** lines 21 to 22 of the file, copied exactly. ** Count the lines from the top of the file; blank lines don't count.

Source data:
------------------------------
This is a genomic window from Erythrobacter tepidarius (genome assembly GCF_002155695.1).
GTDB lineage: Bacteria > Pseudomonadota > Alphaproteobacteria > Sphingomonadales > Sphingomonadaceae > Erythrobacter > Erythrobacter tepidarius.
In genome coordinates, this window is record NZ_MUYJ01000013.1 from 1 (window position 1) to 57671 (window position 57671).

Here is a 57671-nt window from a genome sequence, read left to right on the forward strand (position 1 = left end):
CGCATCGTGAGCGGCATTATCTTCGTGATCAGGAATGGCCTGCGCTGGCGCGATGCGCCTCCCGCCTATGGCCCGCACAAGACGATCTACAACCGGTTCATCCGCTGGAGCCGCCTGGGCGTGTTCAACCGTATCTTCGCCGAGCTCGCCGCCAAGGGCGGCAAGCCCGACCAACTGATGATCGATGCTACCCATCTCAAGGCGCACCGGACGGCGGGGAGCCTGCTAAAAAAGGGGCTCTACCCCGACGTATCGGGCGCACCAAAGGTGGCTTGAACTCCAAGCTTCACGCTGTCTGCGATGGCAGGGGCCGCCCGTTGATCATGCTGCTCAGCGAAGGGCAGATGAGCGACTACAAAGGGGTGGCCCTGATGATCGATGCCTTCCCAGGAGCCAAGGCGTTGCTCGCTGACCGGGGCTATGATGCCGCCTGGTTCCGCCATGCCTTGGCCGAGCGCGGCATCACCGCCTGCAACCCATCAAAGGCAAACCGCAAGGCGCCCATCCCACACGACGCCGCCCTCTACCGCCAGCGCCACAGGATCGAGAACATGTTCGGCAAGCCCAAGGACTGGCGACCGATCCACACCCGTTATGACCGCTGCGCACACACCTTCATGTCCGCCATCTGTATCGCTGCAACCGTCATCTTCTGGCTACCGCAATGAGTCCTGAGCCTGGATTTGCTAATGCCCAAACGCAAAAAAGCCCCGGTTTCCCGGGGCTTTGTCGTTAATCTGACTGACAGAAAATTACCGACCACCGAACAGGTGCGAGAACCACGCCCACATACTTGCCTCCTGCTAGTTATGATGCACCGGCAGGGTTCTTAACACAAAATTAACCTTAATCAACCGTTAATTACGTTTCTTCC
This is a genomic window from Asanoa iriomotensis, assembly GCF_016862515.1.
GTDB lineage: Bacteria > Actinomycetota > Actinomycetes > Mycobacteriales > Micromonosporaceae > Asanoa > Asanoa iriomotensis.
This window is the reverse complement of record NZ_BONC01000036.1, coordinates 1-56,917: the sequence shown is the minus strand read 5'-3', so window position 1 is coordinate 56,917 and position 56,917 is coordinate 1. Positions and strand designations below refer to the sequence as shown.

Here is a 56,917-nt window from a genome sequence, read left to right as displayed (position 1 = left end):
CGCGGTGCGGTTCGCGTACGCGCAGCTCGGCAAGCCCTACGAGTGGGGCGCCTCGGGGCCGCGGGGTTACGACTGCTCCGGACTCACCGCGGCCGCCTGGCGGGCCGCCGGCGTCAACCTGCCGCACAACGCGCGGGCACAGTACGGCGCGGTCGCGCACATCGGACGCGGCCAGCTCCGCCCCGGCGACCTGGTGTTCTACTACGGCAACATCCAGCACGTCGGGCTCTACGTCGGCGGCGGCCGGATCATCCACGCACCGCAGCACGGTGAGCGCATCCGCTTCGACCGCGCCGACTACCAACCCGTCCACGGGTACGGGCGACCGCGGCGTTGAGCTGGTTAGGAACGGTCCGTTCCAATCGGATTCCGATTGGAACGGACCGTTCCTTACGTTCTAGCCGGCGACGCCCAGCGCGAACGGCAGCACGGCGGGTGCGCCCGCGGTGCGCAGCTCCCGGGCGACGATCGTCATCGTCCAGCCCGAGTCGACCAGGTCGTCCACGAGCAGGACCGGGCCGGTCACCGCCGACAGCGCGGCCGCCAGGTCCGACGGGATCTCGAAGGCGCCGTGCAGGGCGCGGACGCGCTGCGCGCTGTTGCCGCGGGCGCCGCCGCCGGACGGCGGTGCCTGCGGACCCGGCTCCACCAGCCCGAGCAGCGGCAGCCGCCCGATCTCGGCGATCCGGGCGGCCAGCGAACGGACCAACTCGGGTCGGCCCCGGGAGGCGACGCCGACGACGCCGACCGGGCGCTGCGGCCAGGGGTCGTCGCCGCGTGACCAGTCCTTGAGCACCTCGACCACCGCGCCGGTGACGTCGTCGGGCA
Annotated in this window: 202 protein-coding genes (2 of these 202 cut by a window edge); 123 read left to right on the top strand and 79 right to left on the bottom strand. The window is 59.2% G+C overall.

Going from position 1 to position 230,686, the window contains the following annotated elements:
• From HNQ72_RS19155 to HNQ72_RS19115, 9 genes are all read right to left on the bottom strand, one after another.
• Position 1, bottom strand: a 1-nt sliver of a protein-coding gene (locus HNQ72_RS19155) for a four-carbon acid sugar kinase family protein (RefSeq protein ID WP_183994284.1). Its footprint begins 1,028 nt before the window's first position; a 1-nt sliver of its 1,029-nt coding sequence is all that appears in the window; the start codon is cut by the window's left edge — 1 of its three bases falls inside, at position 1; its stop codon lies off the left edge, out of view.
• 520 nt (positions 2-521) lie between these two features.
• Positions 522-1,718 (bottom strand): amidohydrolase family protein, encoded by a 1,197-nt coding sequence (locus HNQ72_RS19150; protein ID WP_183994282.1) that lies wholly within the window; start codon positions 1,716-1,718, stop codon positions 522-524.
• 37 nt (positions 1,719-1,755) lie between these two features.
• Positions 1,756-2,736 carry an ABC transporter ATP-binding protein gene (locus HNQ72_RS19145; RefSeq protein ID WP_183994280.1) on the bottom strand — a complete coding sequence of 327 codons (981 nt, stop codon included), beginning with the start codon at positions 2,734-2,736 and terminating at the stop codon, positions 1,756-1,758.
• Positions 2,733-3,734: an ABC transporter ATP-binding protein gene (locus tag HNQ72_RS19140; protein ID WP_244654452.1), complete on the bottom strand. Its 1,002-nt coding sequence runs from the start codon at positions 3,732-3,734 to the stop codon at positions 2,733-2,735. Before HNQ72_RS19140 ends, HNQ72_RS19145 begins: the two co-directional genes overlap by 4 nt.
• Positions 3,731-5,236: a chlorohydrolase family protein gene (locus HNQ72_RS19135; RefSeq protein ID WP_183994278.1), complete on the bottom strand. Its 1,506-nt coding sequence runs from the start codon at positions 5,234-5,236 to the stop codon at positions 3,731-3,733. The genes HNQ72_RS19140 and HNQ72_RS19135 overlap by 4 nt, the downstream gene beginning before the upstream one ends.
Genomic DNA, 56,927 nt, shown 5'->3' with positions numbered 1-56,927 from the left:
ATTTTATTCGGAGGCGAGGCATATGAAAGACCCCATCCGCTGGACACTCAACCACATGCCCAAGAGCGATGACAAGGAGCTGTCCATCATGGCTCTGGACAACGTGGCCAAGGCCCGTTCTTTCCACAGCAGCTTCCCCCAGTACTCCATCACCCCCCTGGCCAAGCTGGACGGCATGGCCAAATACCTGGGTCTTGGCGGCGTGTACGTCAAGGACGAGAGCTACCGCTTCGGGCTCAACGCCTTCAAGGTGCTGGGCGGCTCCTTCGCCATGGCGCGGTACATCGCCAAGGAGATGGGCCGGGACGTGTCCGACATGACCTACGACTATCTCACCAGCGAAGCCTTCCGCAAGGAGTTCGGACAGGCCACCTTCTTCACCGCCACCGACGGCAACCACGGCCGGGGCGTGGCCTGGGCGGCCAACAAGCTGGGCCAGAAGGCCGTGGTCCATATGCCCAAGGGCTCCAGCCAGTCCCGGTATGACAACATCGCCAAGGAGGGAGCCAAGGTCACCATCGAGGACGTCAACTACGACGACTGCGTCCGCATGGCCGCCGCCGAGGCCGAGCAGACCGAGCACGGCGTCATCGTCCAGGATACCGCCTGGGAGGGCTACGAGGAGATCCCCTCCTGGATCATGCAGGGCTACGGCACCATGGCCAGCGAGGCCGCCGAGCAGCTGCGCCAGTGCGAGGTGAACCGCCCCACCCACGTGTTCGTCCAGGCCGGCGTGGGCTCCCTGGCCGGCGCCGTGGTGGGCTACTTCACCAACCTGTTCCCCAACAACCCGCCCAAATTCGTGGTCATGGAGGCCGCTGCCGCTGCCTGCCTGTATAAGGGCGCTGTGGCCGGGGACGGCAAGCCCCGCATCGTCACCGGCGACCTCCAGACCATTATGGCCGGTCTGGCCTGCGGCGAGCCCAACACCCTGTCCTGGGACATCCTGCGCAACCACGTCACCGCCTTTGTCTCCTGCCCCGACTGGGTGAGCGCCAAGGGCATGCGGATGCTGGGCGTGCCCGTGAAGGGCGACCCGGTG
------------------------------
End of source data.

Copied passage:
Genomic DNA, 56,927 nt, shown 5'->3' with positions numbered 1-56,927 from the left:
ATTTTATTCGGAGGCGAGGCATATGAAAGACCCCATCCGCTGGACACTCAACCACATGCCCAAGAGCGATGACAAGGAGCTGTCCATCATGGCTCTGGACAACGTGGCCAAGGCCCGTTCTTTCCACAGCAGCTTCCCCCAGTACTCCATCACCCCCCTGGCCAAGCTGGACGGCATGGCCAAATACCTGGGTCTTGGCGGCGTGTACGTCAAGGACGAGAGCTACCGCTTCGGGCTCAACGCCTTCAAGGTGCTGGGCGGCTCCTTCGCCATGGCGCGGTACATCGCCAAGGAGATGGGCCGGGACGTGTCCGACATGACCTACGACTATCTCACCAGCGAAGCCTTCCGCAAGGAGTTCGGACAGGCCACCTTCTTCACCGCCACCGACGGCAACCACGGCCGGGGCGTGGCCTGGGCGGCCAACAAGCTGGGCCAGAAGGCCGTGGTCCATATGCCCAAGGGCTCCAGCCAGTCCCGGTATGACAACATCGCCAAGGAGGGAGCCAAGGTCACCATCGAGGACGTCAACTACGACGACTGCGTCCGCATGGCCGCCGCCGAGGCCGAGCAGACCGAGCACGGCGTCATCGTCCAGGATACCGCCTGGGAGGGCTACGAGGAGATCCCCTCCTGGATCATGCAGGGCTACGGCACCATGGCCAGCGAGGCCGCCGAGCAGCTGCGCCAGTGCGAGGTGAACCGCCCCACCCACGTGTTCGTCCAGGCCGGCGTGGGCTCCCTGGCCGGCGCCGTGGTGGGCTACTTCACCAACCTGTTCCCCAACAACCCGCCCAAATTCGTGGTCATGGAGGCCGCTGCCGCTGCCTGCCTGTATAAGGGCGCTGTGGCCGGGGACGGCAAGCCCCGCATCGTCACCGGCGACCTCCAGACCATTATGGCCGGTCTGGCCTGCGGCGAGCCCAACACCCTGTCCTGGGACATCCTGCGCAACCACGTCACCGCCTTTGTCTCCTGCCCCGACTGGGTGAGCGCCAAGGGCATGCGGATGCTGGGCGTGCCCGTGAAGGGCGACCCGGTG